Today biodiesel is made by the batch, a naturally less efficient way for processes to run. A continuous process would be less expensive to run, easier to manage and need less storage and product movement both in front and at the finished side. Continuous biodiesel production would get less expensive, more competitive and become more consumer friendly. Most of the technology would apply to jet fuel production as well. It’s an important and worthwhile research effort.
More bio oil is coming, too. While many still bemoan corn-based ethanol, China has caught on and is importing corn dried distillers grain (what’s left over after the corn starch is made into ethanol) from the U.S. for meat production. The ethanol industry in the U.S. has realized there is excess corn oil in the distillers grain and is moving rapidly to get the oil out and add it to the biofuel market. Cutting back on the oil in the distillers grain makes it a better feed for most meat animals.
Meanwhile around the world other crops are producing ever more bio oil destined for the biodiesel or bio jet fuel markets. When France’s Centre National de la Recherche Scientifique (CNRS) announced that its Centre de Recherches Paul Pascal (CRPP) developed a novel catalyst capable of continuous production of biodiesel, heads turned and serious news and blogs worldwide are taking note.
The new catalyst, of which patents are already filed, has just been explored in a paper published in the journal Energy & Environmental Science.
To get to a petroleum product substitute that will function in an open market bio oil needs processed to biodiesel or bio jetfuel. The common bio oils such as oilseed rape, palm, sunflower, cotton and soybean oil become biofuels from a chemical reaction, catalyzed in either an acidic or preferably a basic medium, between the vegetable oil (90%) and an alcohol (10%). This reaction, known as transesterification, converts the mixture into a methyl ester (the main constituent of biodiesel) and glycerol. The glycerol then goes on its own market path.
The reaction has a step where the methyl ester conversion into the corresponding acid salt reduces methyl ester yield. To get across the step of controlling the salt formation certain efficient and selective enzyme based catalysts such as those belonging to the family of lipases (triglyceride hydrolases) are used. But these are expensive and don’t stay together well when used in industrial processes.
Biodiesel Continuous Flow Catalyst
The CRPP team has come up with a much better solution – irreversibly confine the enzymes in porous matrices, thus allowing good accessibility and improve the product flow over them.
Initially the study demonstrated the possibility of efficient catalysis, by developing modified silica-based cellular matrices that make it possible to confine the enzymes in order to obtain exceptional yields for the hydrolysis, esterification and transesterification reactions.
The team’s initial work also shows that unpurified enzymes could be used in the matrices.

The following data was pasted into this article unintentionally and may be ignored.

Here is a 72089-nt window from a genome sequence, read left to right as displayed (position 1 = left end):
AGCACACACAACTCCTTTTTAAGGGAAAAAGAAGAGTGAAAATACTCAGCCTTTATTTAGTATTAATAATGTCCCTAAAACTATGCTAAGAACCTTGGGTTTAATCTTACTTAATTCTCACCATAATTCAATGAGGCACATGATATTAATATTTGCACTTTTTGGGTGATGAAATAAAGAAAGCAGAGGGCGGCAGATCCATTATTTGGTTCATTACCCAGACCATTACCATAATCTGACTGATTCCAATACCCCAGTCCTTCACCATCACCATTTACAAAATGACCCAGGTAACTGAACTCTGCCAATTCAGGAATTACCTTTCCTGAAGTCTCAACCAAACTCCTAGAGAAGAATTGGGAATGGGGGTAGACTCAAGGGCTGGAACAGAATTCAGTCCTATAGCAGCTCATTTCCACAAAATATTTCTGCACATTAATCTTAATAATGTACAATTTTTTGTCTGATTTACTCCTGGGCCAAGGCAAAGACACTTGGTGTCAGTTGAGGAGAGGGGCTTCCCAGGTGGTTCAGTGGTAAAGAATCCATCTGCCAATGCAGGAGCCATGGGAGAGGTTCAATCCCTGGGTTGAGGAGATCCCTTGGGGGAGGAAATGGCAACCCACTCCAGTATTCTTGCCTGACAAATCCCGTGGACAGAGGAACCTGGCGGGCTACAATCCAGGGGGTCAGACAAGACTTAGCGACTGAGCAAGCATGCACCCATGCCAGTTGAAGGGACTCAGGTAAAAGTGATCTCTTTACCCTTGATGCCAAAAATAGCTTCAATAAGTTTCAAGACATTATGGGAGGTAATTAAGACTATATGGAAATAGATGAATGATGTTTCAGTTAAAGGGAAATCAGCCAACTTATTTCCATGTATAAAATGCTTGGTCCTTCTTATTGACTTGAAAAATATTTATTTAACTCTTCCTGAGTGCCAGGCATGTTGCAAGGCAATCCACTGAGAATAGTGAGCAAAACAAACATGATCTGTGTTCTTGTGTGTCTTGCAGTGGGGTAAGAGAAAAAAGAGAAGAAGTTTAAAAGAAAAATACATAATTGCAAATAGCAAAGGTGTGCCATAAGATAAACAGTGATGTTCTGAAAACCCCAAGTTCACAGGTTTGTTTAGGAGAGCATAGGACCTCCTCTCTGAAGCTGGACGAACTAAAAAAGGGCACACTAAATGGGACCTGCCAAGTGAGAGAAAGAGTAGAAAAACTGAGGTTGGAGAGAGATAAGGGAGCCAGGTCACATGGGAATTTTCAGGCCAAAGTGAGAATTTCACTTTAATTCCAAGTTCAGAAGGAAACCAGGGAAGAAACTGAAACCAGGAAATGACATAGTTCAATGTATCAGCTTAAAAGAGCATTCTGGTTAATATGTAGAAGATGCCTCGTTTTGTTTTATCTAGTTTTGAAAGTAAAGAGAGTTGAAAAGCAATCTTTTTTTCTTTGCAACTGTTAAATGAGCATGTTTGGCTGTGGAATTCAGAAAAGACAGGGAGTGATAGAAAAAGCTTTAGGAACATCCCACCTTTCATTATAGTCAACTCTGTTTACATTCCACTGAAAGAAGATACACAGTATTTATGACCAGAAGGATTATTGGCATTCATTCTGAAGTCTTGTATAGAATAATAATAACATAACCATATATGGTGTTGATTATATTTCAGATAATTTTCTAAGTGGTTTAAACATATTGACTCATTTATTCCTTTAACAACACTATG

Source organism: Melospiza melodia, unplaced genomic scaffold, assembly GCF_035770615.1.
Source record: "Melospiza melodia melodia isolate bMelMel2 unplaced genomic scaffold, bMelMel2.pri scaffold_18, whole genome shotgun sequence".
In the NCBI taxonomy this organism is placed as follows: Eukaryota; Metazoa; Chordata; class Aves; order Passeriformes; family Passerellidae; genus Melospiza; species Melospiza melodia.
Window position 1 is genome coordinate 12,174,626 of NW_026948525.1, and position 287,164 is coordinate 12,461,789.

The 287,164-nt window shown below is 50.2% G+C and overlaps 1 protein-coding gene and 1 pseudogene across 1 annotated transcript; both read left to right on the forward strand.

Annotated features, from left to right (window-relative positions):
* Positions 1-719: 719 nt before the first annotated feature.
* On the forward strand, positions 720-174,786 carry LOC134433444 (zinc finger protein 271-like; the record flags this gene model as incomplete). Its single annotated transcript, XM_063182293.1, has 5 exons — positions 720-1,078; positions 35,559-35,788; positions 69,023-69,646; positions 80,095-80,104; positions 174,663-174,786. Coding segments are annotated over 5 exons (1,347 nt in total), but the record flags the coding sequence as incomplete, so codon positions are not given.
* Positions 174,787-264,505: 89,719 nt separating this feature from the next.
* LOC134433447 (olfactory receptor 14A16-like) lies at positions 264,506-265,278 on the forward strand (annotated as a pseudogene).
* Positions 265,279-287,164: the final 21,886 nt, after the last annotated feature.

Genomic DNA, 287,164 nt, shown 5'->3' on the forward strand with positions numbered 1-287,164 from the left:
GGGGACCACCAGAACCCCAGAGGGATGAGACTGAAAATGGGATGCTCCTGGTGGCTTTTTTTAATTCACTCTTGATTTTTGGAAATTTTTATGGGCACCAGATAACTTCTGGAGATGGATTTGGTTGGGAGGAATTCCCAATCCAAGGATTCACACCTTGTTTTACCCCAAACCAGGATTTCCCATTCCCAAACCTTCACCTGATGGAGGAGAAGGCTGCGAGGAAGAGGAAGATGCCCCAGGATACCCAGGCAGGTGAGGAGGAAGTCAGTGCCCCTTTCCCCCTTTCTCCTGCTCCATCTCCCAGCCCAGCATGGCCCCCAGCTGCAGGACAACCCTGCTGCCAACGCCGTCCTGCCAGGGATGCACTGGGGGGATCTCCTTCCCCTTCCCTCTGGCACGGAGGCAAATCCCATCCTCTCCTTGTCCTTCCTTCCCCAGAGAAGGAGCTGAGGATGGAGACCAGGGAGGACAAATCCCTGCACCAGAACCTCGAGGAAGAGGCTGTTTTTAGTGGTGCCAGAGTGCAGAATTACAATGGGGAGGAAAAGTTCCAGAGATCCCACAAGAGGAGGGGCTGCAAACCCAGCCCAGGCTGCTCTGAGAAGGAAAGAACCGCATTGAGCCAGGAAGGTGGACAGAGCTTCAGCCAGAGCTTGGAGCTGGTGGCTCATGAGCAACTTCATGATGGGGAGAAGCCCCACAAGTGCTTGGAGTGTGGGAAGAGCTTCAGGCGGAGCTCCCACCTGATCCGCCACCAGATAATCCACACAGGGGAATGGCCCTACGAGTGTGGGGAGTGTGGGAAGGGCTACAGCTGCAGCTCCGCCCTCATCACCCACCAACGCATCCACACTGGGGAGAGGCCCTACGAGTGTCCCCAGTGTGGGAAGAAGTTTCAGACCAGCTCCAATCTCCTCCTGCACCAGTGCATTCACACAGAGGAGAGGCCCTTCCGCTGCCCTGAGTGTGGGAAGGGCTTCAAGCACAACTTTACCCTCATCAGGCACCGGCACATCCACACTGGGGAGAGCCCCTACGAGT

The fact that they were unpurified was a first step to significantly reducing the cost of biocatalysts. But, the method did not allow continuous biodiesel production. This obstacle has now been overcome.
The CRPP team has developed a new method that generates the cellular hybrid biocatalyst in place inside a chromotography column. The new approach makes it possible to carry out continuous, unidirectional flow synthesis over long periods, since catalytic activity and ethyl ester production are maintained at high, practically steady levels during a two-month period of time. These results are amongst the best ever obtained in this field.
Two months of continuous flow is very different from losing the enzyme dose in every batch or trying to recover the enzymes from each batch. That’s what is turning heads and making news.
Meanwhile the team is continuing research into solvent-free conversion of triesters, aimed at minimizing waste production and curbing the use of solvents and metals in chemical transformation processes. This work, which is planned to meet current energy and environmental requirements, shows how intensely chemists are working in the public interest, and confirms the importance of integrative chemistry.
The French research looks extremely good and answers a major cost problem facing the substitution of bio oils into the middle distillate range of petroleum products. For diesel and jet fuel markets the processing cost has been an issue for years – while proving market value has successfully touched about every possible base. Driving down processing cost will also open the door to much more subsistent land farming where oil crops thrive better than sugar or starch crops, opening more cash income opportunities for subsistent farmers.
The French news won’t make it to major news or big blogs, but you can bet biodiesel producers are thrilled and eager to see if the research will scale at low cost too. It’s likely in time biodiesel consumers will be thrilled, too.
By. Brian Westenhaus